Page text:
To Be Or Not To Be
After a few months in Canada, I was bored to death. Feng had found a job but I couldn’t work with my visitor visa. As far as Canada was concerned, I didn’t exist : my immigration status – or lack of thereof – prevent me from doing anything. I couldn’t get a library card under my name (no proof of address), I couldn’t open a bank account (no SIN card), I had no health insurance and I was reminding myself every morning that I had to apply for a visa extension or I’d be out of the country by the summer – which of course, I didn’t want. Days were going by with not much to do.
We were broke on top of that.
I eventually found a little job on week-ends : I worked for a flower shop and sold flowers in front of LCBO on Friday evening and Saturday morning. I was paid under the table, which I know is bad but I didn’t really feel like I was stealing a job from honest Canadians : I doubt anybody would have enjoyed sitting in front of a few flowerpots for hours. The fact I was working with a young Afghan kid who didn’t speak a word of English confirmed my impression.
Standing in front of a busy LCBO meant attracting all kind of weirdos. I was known as the “flower girl” and people would stop by and talk to me about their life, their kids, their problems. Without buying flowers, of course. People would first speak to me in all kind of foreign languages : Russian, Lebanese, Italian, Spanish, Greek… I guess I did look like an immigrant !
Eventually, things got better. I got a temporary work visa and meanwhile applied for the permanent residence, which I got a few months later. I got my first job, a bunch of new Canadians ID’s and bitched about winter like everyone else. End of the story ? Not quite.
I’ve been in Canada for about four years now. Even though I never really “moved” to Canada (I came here with a few clothes as I didn’t really own anything in France), gradually shifted from one side of the Atlantic Ocean to the other. From French to English. From being a student to being a teacher. From Quick to Harvey’s. From a 6-channels TV to 27/7 entertainment. From mild temperature to harsh winters and humid summers. From taking the subway to riding SUV’s.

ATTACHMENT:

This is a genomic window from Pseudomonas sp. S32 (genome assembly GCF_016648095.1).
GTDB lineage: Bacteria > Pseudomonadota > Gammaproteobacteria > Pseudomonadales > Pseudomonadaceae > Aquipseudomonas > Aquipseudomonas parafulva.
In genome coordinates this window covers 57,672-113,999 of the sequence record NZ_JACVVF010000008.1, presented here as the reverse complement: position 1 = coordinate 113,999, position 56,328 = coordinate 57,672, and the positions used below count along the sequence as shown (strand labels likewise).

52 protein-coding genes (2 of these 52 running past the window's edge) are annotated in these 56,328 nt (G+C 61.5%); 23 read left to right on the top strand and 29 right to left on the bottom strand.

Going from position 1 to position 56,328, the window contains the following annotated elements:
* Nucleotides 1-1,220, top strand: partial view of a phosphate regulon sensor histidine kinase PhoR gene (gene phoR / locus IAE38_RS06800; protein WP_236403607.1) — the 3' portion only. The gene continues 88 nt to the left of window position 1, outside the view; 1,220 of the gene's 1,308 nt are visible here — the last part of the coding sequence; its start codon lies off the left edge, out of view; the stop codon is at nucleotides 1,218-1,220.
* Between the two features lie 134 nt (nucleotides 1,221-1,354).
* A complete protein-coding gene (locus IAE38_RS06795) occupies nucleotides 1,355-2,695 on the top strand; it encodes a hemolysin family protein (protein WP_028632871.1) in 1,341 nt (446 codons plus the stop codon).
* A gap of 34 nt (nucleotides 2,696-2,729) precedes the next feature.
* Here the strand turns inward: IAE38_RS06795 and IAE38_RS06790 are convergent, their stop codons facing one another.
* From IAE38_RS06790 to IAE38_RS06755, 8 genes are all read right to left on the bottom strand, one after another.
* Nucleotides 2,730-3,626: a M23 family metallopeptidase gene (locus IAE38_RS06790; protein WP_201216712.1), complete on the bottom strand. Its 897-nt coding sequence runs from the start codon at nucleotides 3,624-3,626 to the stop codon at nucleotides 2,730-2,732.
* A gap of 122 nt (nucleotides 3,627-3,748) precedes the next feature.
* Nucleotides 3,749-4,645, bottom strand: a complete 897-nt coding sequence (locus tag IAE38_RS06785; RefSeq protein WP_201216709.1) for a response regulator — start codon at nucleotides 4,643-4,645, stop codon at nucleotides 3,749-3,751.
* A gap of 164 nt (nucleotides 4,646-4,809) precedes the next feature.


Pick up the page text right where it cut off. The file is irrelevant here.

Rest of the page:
But where am I ?
Retrospectively, I think I adapted quite well, without thinking too much about it. I left France as a kid : I was just 18. There are a lot of things I can’t really compare between the two countries because I had my very first experience in Canada : full-time jobs, taxes… — basically, the adult life. I never lived as a “French immigrant in Canada” since I arrived as a young adult with basically life to learn.
When I visit France, I’m lost. Despite the fact I speak the language and know the city, I can tell I quite don’t belong there anymore. The way I speak, the way I dress, the way I think isn’t French. Anymore.
Yet, I don’t know who I am in Canada. I could be Canadian after all : I speak both official languages, I have a good job, I know the government probably better than the average Canadian, I shovel the snow in winter and go to the shores of the river in the summer and occasionally treat myself to a Tim Hortons muffin. What’s wrong in this picture ? Nothing. But the odd glitch betrays me. I’m a foreigner.
Anything can trigger it. The old lady who doesn’t understand what I’m saying. Red-faced, very tentatively, I repeat. I get stuck on the words, suddenly embarrassed and apologetic for my English. The odd cultural reference I don’t get and I pretend it doesn’t matter even though in fact, it does and in my head I blame myself for not knowing. The grammar mistake I make and I can’t believe I made, even though my French isn’t always perfect.
I went to a few hockey games and I enjoyed it, except when the national anthem was sang at the beginning of the game. I know the lyrics – which doesn’t mean anything, granted. I also know the International and God Bless America – but I feel bad singing along. I’m not Canadian after all. I feel like it’s written on my face and that any minute, the crowd is gonna turn to me and boo me. On Canada Day, I feel like a fake. Who am I to hold the small paper Canadian flag ? I’m just a foreigner. I should limit myself to admire the fireworks, like the tourists.
Yet I want to belong. I worked hard. I deserve it… don’t it ? Deep down, I know no one is going to say “welcome, you’re Canadian now, you belong here !”. There’s no test to be Canadian, no points given for all the winters I survived, for all the snow I shoveled, for the English I learned and for the love I have for this country.
It must be in my head.Tagged with: Canada | Cultural Differences | Life As An Immigrant | Working World